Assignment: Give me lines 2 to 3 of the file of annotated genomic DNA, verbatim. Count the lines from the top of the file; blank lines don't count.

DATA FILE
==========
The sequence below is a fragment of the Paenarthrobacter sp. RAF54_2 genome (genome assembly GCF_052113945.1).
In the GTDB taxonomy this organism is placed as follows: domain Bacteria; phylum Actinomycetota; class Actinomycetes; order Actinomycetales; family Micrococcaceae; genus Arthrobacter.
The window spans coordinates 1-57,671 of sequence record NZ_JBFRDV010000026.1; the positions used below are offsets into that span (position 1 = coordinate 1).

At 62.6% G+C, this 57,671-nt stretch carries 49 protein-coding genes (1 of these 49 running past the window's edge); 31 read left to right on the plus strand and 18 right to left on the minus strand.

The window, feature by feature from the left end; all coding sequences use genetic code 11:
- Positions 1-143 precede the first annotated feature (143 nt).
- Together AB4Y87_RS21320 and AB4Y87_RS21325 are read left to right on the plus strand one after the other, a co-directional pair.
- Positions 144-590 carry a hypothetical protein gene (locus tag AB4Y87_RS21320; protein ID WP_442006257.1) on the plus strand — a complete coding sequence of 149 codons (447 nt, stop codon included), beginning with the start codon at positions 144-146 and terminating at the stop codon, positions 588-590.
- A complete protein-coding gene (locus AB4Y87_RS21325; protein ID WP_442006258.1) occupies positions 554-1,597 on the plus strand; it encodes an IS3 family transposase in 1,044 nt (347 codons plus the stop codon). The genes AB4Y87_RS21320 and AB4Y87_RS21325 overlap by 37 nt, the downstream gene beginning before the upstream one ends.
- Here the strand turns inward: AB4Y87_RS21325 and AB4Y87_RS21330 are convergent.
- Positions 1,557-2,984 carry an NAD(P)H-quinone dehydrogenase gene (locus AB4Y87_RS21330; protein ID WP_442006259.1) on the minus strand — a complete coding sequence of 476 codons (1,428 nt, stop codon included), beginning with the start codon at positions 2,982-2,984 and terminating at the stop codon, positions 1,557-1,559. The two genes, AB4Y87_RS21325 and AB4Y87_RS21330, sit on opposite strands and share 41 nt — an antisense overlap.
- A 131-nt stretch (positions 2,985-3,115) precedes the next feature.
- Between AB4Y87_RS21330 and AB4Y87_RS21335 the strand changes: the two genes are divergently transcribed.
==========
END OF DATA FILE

In the GTDB taxonomy this organism is placed as follows: domain Bacteria; phylum Actinomycetota; class Actinomycetes; order Actinomycetales; family Micrococcaceae; genus Arthrobacter.
The window spans coordinates 1-57,671 of sequence record NZ_JBFRDV010000026.1; the positions used below are offsets into that span (position 1 = coordinate 1).